Zamalek's hardcore fan group, known as the Ultras White Knights (UWK), explained the significance of the memorial in a post on its Facebook page on Sunday:
"We demand the justice that is owed to them, while honouring their love and sacrifice."
Leading aviation expert David Learmount has been commenting on video footage released by the Somalia government over a bomb on a flight from Mogadishu last week.
The video appears to show the handover of a laptop-like device to the suspected bomber, before he boarded the flight last week.
Somali authorities think the device contained a bomb that blew a hole in the plane.
"I don't think that anybody knows for sure if this is the transaction that was behind the bombing," Mr Learmount told the BBC's Focus on Africa radio programme.
See our 12:41 and 11:124 posts for more details
Nigeria's former central bank chief Lamido Sanusi has repeated his criticism of the foreign exchange policy endorsed by President Muhammadu Buhari, in an interview with BBC Africa Business report's Lerato Mbele.
She has tweeted a photo from the interview, along with the key points made by Mr Sanusi, who is now an influential Muslim leader in northern Nigeria:
BBC Africa, Abuja
There have been nationwide protests in Nigeria against a 45% increase in the cost of electricity, which came into effect at the beginning of February.
The government has said that the previous electricity tariff was no longer sustainable.
Hundreds of people took to the streets of the capital Abuja to show their anger, marching to the Abuja Electricity Distribution Company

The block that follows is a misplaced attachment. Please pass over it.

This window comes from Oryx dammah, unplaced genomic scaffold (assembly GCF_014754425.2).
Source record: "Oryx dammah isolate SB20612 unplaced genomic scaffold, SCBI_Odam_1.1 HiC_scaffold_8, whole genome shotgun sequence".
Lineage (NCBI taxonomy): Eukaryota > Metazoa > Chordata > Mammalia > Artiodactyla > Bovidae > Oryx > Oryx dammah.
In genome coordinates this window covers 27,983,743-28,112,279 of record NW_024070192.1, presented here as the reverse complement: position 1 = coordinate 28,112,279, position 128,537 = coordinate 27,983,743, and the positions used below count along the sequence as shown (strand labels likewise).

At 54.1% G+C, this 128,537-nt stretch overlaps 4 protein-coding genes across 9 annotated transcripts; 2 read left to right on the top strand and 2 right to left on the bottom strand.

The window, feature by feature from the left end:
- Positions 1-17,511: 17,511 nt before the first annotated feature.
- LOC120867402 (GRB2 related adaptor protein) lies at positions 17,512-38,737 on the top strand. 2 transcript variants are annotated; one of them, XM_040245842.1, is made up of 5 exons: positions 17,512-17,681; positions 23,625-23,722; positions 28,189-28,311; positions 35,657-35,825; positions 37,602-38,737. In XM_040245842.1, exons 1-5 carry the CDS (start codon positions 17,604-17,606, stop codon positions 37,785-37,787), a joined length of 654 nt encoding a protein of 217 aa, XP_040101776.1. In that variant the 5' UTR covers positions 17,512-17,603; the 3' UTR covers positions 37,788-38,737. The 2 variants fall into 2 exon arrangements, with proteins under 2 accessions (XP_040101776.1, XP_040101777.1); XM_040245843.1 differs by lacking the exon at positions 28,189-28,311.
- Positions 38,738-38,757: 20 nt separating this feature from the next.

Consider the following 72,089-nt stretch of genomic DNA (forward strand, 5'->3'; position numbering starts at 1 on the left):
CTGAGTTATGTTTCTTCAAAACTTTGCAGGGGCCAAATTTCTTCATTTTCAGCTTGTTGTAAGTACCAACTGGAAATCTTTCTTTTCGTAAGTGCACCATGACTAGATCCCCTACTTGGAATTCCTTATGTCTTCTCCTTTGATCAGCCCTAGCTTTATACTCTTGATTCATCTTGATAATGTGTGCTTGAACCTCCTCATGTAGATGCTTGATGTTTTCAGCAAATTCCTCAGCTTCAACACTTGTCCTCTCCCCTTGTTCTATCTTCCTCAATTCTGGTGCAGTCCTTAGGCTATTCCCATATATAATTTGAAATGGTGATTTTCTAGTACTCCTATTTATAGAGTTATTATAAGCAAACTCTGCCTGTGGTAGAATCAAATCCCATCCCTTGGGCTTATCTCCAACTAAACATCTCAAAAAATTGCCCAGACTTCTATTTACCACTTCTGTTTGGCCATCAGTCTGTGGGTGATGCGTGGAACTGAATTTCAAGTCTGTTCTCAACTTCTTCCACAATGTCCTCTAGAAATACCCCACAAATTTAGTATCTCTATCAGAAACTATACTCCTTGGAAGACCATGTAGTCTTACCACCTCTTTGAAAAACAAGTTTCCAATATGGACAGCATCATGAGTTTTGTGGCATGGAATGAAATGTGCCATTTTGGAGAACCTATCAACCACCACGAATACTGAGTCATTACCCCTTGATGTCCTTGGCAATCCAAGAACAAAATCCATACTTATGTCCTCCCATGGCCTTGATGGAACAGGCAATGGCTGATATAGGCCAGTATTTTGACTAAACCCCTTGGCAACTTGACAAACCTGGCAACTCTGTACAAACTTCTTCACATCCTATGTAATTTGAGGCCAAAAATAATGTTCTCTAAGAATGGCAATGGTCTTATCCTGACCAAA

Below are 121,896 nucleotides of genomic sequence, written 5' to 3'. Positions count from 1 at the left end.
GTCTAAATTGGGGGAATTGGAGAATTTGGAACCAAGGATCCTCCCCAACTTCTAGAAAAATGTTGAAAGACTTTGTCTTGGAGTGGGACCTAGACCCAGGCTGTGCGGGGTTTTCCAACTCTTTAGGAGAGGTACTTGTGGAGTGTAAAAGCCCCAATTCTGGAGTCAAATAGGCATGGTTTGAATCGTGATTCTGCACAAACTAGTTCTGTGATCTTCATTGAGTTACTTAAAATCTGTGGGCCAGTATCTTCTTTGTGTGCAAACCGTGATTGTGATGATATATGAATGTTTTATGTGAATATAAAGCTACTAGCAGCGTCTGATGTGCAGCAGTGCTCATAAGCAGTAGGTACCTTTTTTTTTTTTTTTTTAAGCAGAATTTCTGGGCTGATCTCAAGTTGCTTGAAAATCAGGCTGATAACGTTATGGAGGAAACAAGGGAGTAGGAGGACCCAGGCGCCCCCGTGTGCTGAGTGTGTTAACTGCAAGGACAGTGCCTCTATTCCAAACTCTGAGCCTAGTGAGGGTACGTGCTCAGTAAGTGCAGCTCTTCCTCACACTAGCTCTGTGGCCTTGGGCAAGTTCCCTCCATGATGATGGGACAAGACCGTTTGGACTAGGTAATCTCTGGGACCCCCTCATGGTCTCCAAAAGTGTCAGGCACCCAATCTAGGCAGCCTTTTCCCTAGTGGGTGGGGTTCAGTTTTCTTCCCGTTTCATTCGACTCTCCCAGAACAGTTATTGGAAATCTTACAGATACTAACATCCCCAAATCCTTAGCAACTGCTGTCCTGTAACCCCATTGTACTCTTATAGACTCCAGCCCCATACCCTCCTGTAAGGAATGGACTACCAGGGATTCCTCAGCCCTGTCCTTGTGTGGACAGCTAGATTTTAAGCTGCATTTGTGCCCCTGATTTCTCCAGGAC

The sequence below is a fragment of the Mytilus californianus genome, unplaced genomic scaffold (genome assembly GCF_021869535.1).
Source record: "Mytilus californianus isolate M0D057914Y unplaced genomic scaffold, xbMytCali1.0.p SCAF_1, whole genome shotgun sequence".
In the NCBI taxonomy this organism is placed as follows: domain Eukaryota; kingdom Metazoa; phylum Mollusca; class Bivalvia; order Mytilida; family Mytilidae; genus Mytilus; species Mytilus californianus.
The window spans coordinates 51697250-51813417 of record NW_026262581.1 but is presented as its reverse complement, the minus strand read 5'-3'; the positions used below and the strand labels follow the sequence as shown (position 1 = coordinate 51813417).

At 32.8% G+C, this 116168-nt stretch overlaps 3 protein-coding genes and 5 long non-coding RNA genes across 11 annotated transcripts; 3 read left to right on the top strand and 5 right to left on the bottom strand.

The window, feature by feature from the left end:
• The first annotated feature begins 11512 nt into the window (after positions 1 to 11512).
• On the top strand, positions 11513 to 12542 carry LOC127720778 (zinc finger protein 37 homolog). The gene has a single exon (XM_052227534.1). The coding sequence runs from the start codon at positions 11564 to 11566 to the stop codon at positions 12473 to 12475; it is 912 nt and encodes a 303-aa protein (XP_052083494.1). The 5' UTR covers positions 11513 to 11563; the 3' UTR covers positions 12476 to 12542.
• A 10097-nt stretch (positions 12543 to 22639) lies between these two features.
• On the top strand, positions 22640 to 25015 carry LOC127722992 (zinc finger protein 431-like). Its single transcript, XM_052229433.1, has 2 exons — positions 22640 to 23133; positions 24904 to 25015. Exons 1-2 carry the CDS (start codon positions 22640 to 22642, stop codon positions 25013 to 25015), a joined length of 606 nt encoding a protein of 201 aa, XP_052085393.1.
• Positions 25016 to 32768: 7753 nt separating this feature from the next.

The protesters say more than half of the country's population is still in darkness owing to the inability of the government to generate enough power.
Currently businesses in Nigeria are run mainly on generators.
Many small and medium scale enterprises are being brought to a standstill due to lack of electricity.
The government is yet to react to the protest.
Italy's foreign minister says he will not settle for "alleged truths" from Egypt over the death of an Italian student in Cairo.
The body of Giulio Regeni, 28, was found on Wednesday, more than a week after he disappeared.
A senior Egyptian prosecutor said there were clear signs he had been tortured.
Italian Foreign Minister Paolo Gentiloni said that Rome wanted "the real perpetrators to be discovered and punished according to the law".
A Muslim cleric in South Africa has called on Muslims to pray that God gives Nelson Mandela's grandson, Mandla Mandela, a "great understanding" of Islam following his conversion to the faith, the local Radio Islam reports on its website.
“Sometimes it's difficult for us to give the message of Islam in South Africa as people have different cultures. So it's much more better for a person like the calibre and the status of Mandla to deliver the message of Islam,” Sheikh Ebrahim Gabriels is quoted as saying.
The imam performed the 42-year-old Mr Mandela's wedding ceremony to a Muslim woman, Rabia Clarke, at a mosque in South Africa's Cape Town city on Saturday.
Radio Islam reports that Mandla Mandela's mother, nephew and a few other relatives attended the ceremony.
Mr Mandela has not yet commented on media reports of his conversion to Islam.